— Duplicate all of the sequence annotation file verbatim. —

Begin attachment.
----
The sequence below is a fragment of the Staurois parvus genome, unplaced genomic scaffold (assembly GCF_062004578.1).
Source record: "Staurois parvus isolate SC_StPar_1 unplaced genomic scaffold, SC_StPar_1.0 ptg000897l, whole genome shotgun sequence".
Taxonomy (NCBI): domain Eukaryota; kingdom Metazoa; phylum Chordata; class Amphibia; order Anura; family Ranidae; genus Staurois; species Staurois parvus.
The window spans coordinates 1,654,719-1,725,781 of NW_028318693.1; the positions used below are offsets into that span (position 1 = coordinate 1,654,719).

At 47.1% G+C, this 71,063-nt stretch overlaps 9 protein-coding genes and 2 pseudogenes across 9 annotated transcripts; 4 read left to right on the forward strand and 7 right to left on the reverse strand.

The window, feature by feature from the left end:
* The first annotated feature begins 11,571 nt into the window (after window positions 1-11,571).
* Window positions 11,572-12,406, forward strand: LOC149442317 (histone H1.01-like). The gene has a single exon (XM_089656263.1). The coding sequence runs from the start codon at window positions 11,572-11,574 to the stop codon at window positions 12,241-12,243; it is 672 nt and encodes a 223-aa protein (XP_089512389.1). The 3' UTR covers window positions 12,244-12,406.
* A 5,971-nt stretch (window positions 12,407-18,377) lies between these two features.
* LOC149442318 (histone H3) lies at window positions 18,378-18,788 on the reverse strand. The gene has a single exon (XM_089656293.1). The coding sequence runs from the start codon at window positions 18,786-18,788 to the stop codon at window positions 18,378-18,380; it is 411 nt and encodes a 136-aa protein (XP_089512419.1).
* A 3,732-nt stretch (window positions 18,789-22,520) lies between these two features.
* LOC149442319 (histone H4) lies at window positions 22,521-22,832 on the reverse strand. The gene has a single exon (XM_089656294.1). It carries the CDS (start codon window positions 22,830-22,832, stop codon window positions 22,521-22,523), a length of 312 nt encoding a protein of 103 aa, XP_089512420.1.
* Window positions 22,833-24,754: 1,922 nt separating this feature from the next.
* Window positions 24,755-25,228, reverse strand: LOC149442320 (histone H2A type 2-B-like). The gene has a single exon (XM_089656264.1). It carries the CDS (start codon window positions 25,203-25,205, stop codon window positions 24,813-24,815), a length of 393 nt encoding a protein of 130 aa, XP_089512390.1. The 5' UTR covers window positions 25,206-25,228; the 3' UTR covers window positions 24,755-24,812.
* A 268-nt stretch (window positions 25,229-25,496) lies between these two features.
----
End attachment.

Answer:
The sequence below is a fragment of the Staurois parvus genome, unplaced genomic scaffold (assembly GCF_062004578.1).
Source record: "Staurois parvus isolate SC_StPar_1 unplaced genomic scaffold, SC_StPar_1.0 ptg000897l, whole genome shotgun sequence".
Taxonomy (NCBI): domain Eukaryota; kingdom Metazoa; phylum Chordata; class Amphibia; order Anura; family Ranidae; genus Staurois; species Staurois parvus.
The window spans coordinates 1,654,719-1,725,781 of NW_028318693.1; the positions used below are offsets into that span (position 1 = coordinate 1,654,719).

At 47.1% G+C, this 71,063-nt stretch overlaps 9 protein-coding genes and 2 pseudogenes across 9 annotated transcripts; 4 read left to right on the forward strand and 7 right to left on the reverse strand.

The window, feature by feature from the left end:
* The first annotated feature begins 11,571 nt into the window (after window positions 1-11,571).
* Window positions 11,572-12,406, forward strand: LOC149442317 (histone H1.01-like). The gene has a single exon (XM_089656263.1). The coding sequence runs from the start codon at window positions 11,572-11,574 to the stop codon at window positions 12,241-12,243; it is 672 nt and encodes a 223-aa protein (XP_089512389.1). The 3' UTR covers window positions 12,244-12,406.
* A 5,971-nt stretch (window positions 12,407-18,377) lies between these two features.
* LOC149442318 (histone H3) lies at window positions 18,378-18,788 on the reverse strand. The gene has a single exon (XM_089656293.1). The coding sequence runs from the start codon at window positions 18,786-18,788 to the stop codon at window positions 18,378-18,380; it is 411 nt and encodes a 136-aa protein (XP_089512419.1).
* A 3,732-nt stretch (window positions 18,789-22,520) lies between these two features.
* LOC149442319 (histone H4) lies at window positions 22,521-22,832 on the reverse strand. The gene has a single exon (XM_089656294.1). It carries the CDS (start codon window positions 22,830-22,832, stop codon window positions 22,521-22,523), a length of 312 nt encoding a protein of 103 aa, XP_089512420.1.
* Window positions 22,833-24,754: 1,922 nt separating this feature from the next.
* Window positions 24,755-25,228, reverse strand: LOC149442320 (histone H2A type 2-B-like). The gene has a single exon (XM_089656264.1). It carries the CDS (start codon window positions 25,203-25,205, stop codon window positions 24,813-24,815), a length of 393 nt encoding a protein of 130 aa, XP_089512390.1. The 5' UTR covers window positions 25,206-25,228; the 3' UTR covers window positions 24,755-24,812.
* A 268-nt stretch (window positions 25,229-25,496) lies between these two features.